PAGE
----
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Posts Tagged ‘jQuery’.

We are pleased to present below all posts tagged with ‘jQuery’.

Choosing A Responsive Image Solution

If you code websites, it’s a good bet that at least one of your clients has asked about or requested a mobile-friendly website. If you go the responsive design route (whereby your website is flexible enough to adjust visually from mobile to desktop widths), then you’ll need a strategy to make images flexible, too — a responsive image solution.

Choosing A Responsive Image Solution

The basics are fairly simple to learn, but once you’ve mastered them, you’ll find that scaling images is only the beginning — you might also have performance and art direction conundrums to solve.

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How To Get Started With jQuery Mobile

There is no longer any debate about whether we need to address the design needs of mobile website users. While mobile browsers and platforms are creating new challenges for us, jQuery Mobile, an open-source multiplatform UI framework, can help us succeed with our mobile apps.

jQuery UI

jQuery Mobile was released to help designers and developers create mobile Web experiences that are easy to build, multiplatform, customizable and unobtrusive in code. In this article, we’ll discuss what we need in order to use jQuery Mobile, as well as its basic architecture, and how to deal with a typical app’s features, such as theme, fixed toolbar, page navigation, buttons, lists and forms. You’ll get a practical idea of how to create a jQuery Mobile app and how to extend it with advanced features.

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Useful JavaScript Libraries and jQuery Plugins

If you have a problem and need a solution for it, chances are high that a JavaScript library or jQuery plugin exists that was created to solve this very problem. Such libraries are always great to have in your bookmarks or in your local folders, especially if you aren't a big fan of cross-browser debugging.

JavaScript Library
Image credit: Yeoman

A JavaScript library isn't always the best solution: it should never be a single point of failure for any website, and neither should a website rely on JavaScript making the content potentially inaccessible. Progressive enhancement is our friend; sometimes JavaScript won't load, or won't be supported — e.g. users of mobile devices might run into latency issues or performance issues with some JavaScript-libraries. Often large all-around JavaScript libraries such as jQuery might be an overkill, while tiny JavaScript micro-libraries could serve as good, "light" alternatives for a particular problem. We'll present some of them today.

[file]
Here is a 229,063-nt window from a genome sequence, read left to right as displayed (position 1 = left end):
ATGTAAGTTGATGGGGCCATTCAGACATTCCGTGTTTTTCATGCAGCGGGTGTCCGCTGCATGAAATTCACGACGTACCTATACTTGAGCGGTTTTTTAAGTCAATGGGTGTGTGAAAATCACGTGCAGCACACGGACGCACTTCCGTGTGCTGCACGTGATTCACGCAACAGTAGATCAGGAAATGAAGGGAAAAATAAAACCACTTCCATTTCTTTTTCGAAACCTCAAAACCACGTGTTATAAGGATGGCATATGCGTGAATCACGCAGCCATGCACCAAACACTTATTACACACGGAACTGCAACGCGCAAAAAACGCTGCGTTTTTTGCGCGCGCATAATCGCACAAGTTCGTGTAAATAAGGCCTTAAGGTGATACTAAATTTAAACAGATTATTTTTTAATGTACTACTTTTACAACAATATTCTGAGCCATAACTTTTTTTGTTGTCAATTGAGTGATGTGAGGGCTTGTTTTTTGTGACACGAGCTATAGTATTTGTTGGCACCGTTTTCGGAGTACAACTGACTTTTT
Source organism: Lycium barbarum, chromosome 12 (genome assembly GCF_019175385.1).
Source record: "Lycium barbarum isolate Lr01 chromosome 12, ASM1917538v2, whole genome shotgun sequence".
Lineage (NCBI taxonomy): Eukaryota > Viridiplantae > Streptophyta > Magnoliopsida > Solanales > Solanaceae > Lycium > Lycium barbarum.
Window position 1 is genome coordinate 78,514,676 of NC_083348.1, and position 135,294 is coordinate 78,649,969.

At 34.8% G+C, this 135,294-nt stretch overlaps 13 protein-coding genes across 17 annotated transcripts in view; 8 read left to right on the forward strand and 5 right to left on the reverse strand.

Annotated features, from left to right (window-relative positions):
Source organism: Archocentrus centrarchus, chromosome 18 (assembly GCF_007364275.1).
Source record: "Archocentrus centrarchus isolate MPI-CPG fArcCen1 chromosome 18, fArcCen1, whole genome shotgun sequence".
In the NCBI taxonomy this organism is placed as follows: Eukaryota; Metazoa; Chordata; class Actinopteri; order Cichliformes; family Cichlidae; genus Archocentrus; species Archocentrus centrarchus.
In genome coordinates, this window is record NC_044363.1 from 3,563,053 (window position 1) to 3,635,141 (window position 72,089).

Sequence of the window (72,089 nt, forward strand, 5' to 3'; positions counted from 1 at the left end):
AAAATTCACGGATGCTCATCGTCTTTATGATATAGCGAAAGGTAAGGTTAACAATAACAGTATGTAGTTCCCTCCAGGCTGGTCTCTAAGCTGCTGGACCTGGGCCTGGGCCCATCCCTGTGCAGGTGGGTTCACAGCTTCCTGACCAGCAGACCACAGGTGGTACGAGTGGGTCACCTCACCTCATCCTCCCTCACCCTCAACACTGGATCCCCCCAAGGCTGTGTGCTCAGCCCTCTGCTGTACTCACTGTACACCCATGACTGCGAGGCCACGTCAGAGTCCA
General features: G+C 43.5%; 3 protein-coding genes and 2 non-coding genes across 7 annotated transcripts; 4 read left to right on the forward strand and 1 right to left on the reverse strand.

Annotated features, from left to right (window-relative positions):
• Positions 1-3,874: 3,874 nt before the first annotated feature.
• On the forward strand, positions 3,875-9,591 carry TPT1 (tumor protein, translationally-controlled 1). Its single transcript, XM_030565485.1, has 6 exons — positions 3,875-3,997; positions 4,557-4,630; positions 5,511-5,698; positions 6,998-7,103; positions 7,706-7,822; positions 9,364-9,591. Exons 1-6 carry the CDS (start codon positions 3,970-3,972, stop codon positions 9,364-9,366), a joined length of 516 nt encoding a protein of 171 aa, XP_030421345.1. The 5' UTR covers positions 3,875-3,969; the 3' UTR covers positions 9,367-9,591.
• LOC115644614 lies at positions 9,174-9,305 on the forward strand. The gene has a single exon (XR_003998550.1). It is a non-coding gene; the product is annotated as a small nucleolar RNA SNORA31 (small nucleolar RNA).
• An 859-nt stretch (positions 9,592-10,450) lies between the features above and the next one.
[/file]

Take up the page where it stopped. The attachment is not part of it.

In this two-part overview (part 1 and part 2), we feature some of the most useful JavaScript and jQuery libraries which could be just the right solutions for your common problems. You might know some of these libraries, but you probably don't know all of them. In either case, we hope that this overview will help you find or rediscover some tools that you could use in your next projects.

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Useful JavaScript Libraries and jQuery Plugins — Part 2

If you have a problem and need a solution for it, chances are high that a JavaScript library or jQuery plugin exists that was created to solve this very problem. Such libraries are always great to have in your bookmarks or in your local folders, especially if you aren’t a big fan of cross-browser debugging. In this overview, we feature some of the recent useful JavaScript and jQuery libraries which could be just the right solutions for your common problems. You might know some of these libraries, but you probably don’t know most of them. In either case, we hope... Read more...

Practical JavaScript Libraries and jQuery Plugins

If you have a problem and need a solution for it, chances are high that a JavaScript library or jQuery plugin exists that was created to solve this very problem. Such libraries are always great to have in your bookmarks or in your local folders, especially if you aren't a big fan of cross-browser debugging.

JavaScript Library
Image credit: Yeoman

A JavaScript library isn't always the best solution: it should never be a single point of failure for any website, and neither should a website rely on JavaScript making the content potentially inaccessible. Progressive enhancement is our friend; sometimes JavaScript won't load properly, or won't be supported — e.g. users of mobile devices might run into latency issues or performance issues with some JavaScript-libraries. Often large all-around JavaScript libraries such as jQuery might be an overkill, while tiny JavaScript micro-libraries could serve as good, "light" alternatives for a particular problem. We'll present some of them today.

In this two-part overview (part 1 and part 2), we feature some of the most useful JavaScript and jQuery libraries which could be just the right solutions for your common problems. You might know some of these libraries, but you probably don't know all of them. In either case, we hope that this overview will help you find or rediscover some tools that you could use in your next projects.

Read more...

Progressive And Responsive Navigation

Developing for the Web can be a difficult yet rewarding job. Given the number of browsers across the number of platforms, it can sometimes be a bit overwhelming. But if we start coding with a little forethought and apply the principles of progressive enhancement from the beginning and apply some responsive practices at the end, we can easily accommodate for less-capable browsers and reward those with modern browsers in both desktop and mobile environments.